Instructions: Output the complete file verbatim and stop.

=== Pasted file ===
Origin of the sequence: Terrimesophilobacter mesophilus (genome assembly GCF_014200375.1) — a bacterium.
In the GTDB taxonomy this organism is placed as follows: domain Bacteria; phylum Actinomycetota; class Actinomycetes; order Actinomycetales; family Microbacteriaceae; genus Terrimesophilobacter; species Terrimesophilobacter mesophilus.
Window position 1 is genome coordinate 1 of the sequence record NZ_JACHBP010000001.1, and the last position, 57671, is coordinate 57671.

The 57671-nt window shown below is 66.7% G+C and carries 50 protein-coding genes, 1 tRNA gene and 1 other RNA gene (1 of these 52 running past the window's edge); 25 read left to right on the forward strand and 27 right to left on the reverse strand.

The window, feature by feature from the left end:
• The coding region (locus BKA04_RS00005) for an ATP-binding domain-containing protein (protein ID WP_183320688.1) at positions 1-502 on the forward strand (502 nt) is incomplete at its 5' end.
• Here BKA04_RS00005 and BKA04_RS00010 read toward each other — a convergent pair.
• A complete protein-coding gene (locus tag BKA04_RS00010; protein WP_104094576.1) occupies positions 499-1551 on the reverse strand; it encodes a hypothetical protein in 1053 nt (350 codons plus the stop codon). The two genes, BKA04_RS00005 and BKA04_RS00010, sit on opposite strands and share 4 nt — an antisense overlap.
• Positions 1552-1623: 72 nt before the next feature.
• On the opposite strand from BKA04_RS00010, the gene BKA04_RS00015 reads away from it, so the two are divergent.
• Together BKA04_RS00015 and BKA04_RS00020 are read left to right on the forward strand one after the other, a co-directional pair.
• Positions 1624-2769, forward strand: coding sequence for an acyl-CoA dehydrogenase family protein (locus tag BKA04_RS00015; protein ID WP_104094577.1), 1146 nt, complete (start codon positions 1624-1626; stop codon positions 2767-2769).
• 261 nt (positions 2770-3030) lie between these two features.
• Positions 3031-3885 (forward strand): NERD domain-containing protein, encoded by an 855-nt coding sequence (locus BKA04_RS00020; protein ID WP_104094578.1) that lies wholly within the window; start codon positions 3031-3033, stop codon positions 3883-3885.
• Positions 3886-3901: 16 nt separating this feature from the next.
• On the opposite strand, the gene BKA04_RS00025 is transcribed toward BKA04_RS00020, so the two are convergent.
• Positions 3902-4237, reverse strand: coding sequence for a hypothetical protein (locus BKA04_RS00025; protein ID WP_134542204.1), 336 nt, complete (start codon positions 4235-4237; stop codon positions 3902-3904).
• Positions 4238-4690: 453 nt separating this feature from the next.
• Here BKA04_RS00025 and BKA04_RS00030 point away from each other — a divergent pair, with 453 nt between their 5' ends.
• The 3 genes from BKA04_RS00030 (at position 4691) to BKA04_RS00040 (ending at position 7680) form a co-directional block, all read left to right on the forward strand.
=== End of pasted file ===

Origin of the sequence: Terrimesophilobacter mesophilus (genome assembly GCF_014200375.1) — a bacterium.
In the GTDB taxonomy this organism is placed as follows: domain Bacteria; phylum Actinomycetota; class Actinomycetes; order Actinomycetales; family Microbacteriaceae; genus Terrimesophilobacter; species Terrimesophilobacter mesophilus.
Window position 1 is genome coordinate 1 of the sequence record NZ_JACHBP010000001.1, and the last position, 57671, is coordinate 57671.

The 57671-nt window shown below is 66.7% G+C and carries 50 protein-coding genes, 1 tRNA gene and 1 other RNA gene (1 of these 52 running past the window's edge); 25 read left to right on the forward strand and 27 right to left on the reverse strand.

The window, feature by feature from the left end:
• The coding region (locus BKA04_RS00005) for an ATP-binding domain-containing protein (protein ID WP_183320688.1) at positions 1-502 on the forward strand (502 nt) is incomplete at its 5' end.
• Here BKA04_RS00005 and BKA04_RS00010 read toward each other — a convergent pair.
• A complete protein-coding gene (locus tag BKA04_RS00010; protein WP_104094576.1) occupies positions 499-1551 on the reverse strand; it encodes a hypothetical protein in 1053 nt (350 codons plus the stop codon). The two genes, BKA04_RS00005 and BKA04_RS00010, sit on opposite strands and share 4 nt — an antisense overlap.
• Positions 1552-1623: 72 nt before the next feature.
• On the opposite strand from BKA04_RS00010, the gene BKA04_RS00015 reads away from it, so the two are divergent.
• Together BKA04_RS00015 and BKA04_RS00020 are read left to right on the forward strand one after the other, a co-directional pair.
• Positions 1624-2769, forward strand: coding sequence for an acyl-CoA dehydrogenase family protein (locus tag BKA04_RS00015; protein ID WP_104094577.1), 1146 nt, complete (start codon positions 1624-1626; stop codon positions 2767-2769).
• 261 nt (positions 2770-3030) lie between these two features.
• Positions 3031-3885 (forward strand): NERD domain-containing protein, encoded by an 855-nt coding sequence (locus BKA04_RS00020; protein ID WP_104094578.1) that lies wholly within the window; start codon positions 3031-3033, stop codon positions 3883-3885.
• Positions 3886-3901: 16 nt separating this feature from the next.
• On the opposite strand, the gene BKA04_RS00025 is transcribed toward BKA04_RS00020, so the two are convergent.
• Positions 3902-4237, reverse strand: coding sequence for a hypothetical protein (locus BKA04_RS00025; protein ID WP_134542204.1), 336 nt, complete (start codon positions 4235-4237; stop codon positions 3902-3904).
• Positions 4238-4690: 453 nt separating this feature from the next.
• Here BKA04_RS00025 and BKA04_RS00030 point away from each other — a divergent pair, with 453 nt between their 5' ends.
• The 3 genes from BKA04_RS00030 (at position 4691) to BKA04_RS00040 (ending at position 7680) form a co-directional block, all read left to right on the forward strand.